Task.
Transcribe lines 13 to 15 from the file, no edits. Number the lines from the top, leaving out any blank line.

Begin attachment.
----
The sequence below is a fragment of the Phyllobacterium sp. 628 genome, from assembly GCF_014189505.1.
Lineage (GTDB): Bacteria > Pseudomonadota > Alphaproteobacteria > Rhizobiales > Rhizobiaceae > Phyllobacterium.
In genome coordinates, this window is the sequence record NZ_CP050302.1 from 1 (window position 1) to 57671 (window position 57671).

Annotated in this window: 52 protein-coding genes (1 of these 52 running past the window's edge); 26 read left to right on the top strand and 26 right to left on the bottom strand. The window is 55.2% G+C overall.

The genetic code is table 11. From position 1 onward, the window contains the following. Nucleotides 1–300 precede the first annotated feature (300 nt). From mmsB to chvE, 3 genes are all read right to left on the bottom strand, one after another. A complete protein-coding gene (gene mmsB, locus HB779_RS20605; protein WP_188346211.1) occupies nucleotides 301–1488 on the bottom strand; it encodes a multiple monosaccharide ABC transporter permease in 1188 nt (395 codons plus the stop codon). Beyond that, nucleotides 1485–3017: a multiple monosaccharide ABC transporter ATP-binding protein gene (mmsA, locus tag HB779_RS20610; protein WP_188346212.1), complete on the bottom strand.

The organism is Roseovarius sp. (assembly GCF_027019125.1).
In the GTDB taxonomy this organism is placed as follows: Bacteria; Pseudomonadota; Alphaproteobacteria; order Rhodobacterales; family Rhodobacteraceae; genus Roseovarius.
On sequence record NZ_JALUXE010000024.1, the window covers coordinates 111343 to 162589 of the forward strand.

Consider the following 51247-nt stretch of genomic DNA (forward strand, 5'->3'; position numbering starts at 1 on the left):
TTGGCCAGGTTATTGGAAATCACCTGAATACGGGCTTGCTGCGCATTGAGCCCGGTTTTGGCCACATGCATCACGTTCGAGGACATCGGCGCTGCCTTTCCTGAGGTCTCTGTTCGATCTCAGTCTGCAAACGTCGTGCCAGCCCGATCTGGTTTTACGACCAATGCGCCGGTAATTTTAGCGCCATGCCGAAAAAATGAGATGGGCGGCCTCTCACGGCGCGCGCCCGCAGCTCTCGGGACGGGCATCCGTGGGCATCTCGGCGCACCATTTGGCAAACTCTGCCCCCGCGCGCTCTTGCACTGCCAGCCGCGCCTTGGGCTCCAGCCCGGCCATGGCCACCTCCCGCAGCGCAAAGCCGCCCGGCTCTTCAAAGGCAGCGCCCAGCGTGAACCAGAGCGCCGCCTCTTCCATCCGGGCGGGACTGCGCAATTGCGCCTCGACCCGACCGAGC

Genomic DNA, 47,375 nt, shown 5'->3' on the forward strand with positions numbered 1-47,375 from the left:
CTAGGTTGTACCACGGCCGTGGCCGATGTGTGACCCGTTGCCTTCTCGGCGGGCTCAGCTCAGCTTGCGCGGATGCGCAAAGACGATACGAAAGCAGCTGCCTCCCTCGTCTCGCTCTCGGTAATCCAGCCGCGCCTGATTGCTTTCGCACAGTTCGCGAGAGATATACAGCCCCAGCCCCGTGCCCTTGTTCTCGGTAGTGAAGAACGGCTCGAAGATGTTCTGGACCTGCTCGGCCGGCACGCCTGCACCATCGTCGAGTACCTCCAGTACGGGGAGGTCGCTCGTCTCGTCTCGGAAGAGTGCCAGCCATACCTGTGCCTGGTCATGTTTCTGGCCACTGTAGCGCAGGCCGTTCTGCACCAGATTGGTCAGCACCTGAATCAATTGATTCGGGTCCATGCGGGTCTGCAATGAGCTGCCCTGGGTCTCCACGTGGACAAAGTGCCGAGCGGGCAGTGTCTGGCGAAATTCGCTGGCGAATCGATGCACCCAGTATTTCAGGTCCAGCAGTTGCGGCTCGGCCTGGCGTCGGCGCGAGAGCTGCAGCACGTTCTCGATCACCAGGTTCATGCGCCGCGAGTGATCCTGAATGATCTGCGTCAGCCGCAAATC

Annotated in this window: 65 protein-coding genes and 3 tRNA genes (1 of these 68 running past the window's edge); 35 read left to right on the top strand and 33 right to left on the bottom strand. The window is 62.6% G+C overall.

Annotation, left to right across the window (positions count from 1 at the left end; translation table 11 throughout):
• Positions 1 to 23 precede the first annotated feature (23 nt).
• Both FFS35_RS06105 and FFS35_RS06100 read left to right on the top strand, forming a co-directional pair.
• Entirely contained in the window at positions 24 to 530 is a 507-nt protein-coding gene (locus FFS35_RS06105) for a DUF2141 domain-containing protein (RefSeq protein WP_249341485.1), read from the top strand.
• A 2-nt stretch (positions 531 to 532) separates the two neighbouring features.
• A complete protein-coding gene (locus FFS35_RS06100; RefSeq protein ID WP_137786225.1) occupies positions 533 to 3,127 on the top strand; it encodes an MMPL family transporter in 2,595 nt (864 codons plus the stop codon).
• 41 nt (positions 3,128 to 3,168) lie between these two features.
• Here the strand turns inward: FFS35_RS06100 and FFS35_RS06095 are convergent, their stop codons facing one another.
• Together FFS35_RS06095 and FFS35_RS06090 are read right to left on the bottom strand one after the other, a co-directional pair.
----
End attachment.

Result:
Annotated in this window: 65 protein-coding genes and 3 tRNA genes (1 of these 68 running past the window's edge); 35 read left to right on the top strand and 33 right to left on the bottom strand. The window is 62.6% G+C overall.

Annotation, left to right across the window (positions count from 1 at the left end; translation table 11 throughout):
• Positions 1 to 23 precede the first annotated feature (23 nt).